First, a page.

Until 2014, Arkansas had one of the strictest legislative term limits laws in the country. After November, it could be even stricter, and the result would be a new state Legislature four-and-a-half years from now.

Those things would happen if voters approve a ballot proposal that would restore limits to levels passed in 1992 — along with a major new one.

That year, voters enacted limits of three two-year terms in the Arkansas House and two four-year terms in the Senate. They also capped the state’s constitutional officers (governor, lieutenant governor, etc.) to two four-year terms and also limited congressional terms, but those were overturned by the U.S. Supreme Court.

This latest proposal would add a 10-year cumulative limit for service in both the House and Senate. A House member who served two terms then could run for only one full term in the Senate, while a two-term senator could serve only one term in the House. Partial terms would count against the total.

Probably few legislators would be able to time things where they actually served 10 years. If they served two Senate terms, they’d probably be done, and how many two- and three-term House members would run for the Senate knowing they’d only get one term?

Arkansas Term Limits has submitted 135,590 signatures to the secretary of state’s office, which must confirm that 84,859 are valid. If the effort is a little short, it will qualify for a 30-day “cure period” to collect more. Then it must survive any lawsuits filed against it.

If it does, then term limits will be on the ballot for the fourth time in 26 years. The 1992 law passed with almost 60 percent support. In 2004, legislators referred an amendment that would have increased the number of terms. Seventy percent said no.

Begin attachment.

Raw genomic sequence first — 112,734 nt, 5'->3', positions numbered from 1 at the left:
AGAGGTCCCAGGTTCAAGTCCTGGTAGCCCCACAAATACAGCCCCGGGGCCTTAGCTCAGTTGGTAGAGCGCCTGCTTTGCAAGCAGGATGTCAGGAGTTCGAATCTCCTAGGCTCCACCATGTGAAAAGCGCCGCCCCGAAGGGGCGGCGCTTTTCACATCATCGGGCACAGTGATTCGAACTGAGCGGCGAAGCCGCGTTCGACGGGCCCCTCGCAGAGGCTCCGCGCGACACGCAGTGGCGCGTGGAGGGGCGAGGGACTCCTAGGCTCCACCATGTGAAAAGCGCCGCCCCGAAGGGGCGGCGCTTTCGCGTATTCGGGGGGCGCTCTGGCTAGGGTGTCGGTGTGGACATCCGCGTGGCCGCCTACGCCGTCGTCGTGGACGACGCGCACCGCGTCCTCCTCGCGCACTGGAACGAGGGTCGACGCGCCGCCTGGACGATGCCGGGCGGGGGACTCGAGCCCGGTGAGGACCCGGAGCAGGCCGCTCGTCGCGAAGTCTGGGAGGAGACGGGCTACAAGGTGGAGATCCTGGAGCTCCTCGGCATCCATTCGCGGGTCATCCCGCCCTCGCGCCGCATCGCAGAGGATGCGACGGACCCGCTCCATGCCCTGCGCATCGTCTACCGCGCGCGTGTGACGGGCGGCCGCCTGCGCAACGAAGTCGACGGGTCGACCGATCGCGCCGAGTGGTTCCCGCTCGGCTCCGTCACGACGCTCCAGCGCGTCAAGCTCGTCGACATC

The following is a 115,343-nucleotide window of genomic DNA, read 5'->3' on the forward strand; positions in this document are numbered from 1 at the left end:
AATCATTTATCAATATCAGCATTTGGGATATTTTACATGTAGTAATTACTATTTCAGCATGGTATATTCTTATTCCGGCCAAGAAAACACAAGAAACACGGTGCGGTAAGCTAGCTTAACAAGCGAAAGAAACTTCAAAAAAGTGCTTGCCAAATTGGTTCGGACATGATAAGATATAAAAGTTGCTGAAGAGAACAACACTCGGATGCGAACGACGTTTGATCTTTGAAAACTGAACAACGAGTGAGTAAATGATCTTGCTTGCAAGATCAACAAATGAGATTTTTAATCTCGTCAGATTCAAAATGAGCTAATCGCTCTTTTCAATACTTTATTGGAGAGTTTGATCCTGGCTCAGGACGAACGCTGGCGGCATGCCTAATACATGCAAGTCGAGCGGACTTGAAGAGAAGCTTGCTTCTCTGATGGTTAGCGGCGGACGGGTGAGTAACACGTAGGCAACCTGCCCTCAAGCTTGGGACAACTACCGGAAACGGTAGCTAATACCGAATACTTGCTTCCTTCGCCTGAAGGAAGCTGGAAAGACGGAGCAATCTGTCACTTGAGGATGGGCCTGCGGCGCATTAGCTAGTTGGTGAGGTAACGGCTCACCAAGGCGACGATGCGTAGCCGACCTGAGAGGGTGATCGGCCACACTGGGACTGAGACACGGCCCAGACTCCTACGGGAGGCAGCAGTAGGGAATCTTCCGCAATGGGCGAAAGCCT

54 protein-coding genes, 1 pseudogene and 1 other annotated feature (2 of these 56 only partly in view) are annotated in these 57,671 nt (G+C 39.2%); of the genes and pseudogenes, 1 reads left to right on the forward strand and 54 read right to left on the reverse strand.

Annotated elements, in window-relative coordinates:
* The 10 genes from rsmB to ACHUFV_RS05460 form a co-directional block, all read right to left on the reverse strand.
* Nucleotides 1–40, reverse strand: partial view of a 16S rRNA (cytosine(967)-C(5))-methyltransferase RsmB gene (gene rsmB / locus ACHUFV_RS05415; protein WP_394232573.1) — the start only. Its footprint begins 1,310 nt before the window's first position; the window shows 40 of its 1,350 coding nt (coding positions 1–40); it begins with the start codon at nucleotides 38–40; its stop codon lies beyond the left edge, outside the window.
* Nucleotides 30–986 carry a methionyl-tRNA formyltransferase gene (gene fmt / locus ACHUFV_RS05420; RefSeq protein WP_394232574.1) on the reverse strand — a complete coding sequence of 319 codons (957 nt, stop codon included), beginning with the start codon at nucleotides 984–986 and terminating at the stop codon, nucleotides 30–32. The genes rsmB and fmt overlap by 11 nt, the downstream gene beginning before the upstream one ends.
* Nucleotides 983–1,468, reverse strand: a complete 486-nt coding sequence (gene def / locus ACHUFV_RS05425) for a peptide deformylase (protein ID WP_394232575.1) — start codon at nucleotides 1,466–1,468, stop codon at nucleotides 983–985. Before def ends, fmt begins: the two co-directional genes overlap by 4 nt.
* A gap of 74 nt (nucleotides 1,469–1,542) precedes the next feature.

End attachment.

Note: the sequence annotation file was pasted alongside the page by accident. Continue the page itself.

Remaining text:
Then in 2014, legislators referred to voters a far-reaching “ethics” amendment that, among its many provisions, lengthened the amount of time legislators could serve to 16 cumulative years in the House and/or Senate. Partial terms don’t count, and neither do two-year terms served in the Senate because of legislative redistricting as a result of the census.

That ballot title said merely that the package was “establishing” term limits. I generally believe most legislators are decent people, like most of us. But they sure pulled a fast one on the voters that time. It passed, 52-48 percent.

Now, four years later, Arkansas Term Limits is back with its even stricter amendment that seems likely to pass. It also seeks to bar legislators from seeking another term limits amendment on their own.

Supporters say term limits prevent legislators from becoming entrenched in their seats, able to use the power of incumbency and seniority to squash competition, and susceptible to corruption.

A case can be made either way on the corruption issue. Sen. Nick Wilson, D-Pocahontas, amassed enormous power over almost three decades and then spent almost six years in prison after being charged in 1999. The five ex-legislators recently convicted of corruption charges had served between four and 16 years.

Opponents argue that voters already can limit terms at the ballot box. They say term limits force good legislators out of office and rob the Legislature of institutional knowledge. They say they weaken the part-time branch versus the full-time executive and judicial branches, state agencies, and lobbyists. Supporters counter that lobbyists often oppose term limits.

Supporters also say term limits ensure fresh faces cycle into the Legislature, which is true. When the 1992 amendment started taking effect in 1998, almost half the House turned over as a result. This time, up to 62 House members and 23 senators would be in their final terms after November as a result of the amendment. That’s according to numbers provided to Talk Business & Politics by Bill Stovall, executive director of Arkansas Community Colleges and former speaker of the House.

Counting other reasons for departure as well as a current vacancy, at least 80 of the 100 House seats would be occupied by a new legislator after the 2020 elections. The same would be true for at least 30 of the 35 Senate seats after 2022. So basically, we’d have a new Legislature after that.

Of course, the first step is to count the signatures. Did you notice that supporters submitted almost 51,000 more than they needed?

Steve Brawner is a syndicated columnist in Arkansas. Email him at brawnersteve@mac.com. Follow him on Twitter at @stevebrawner.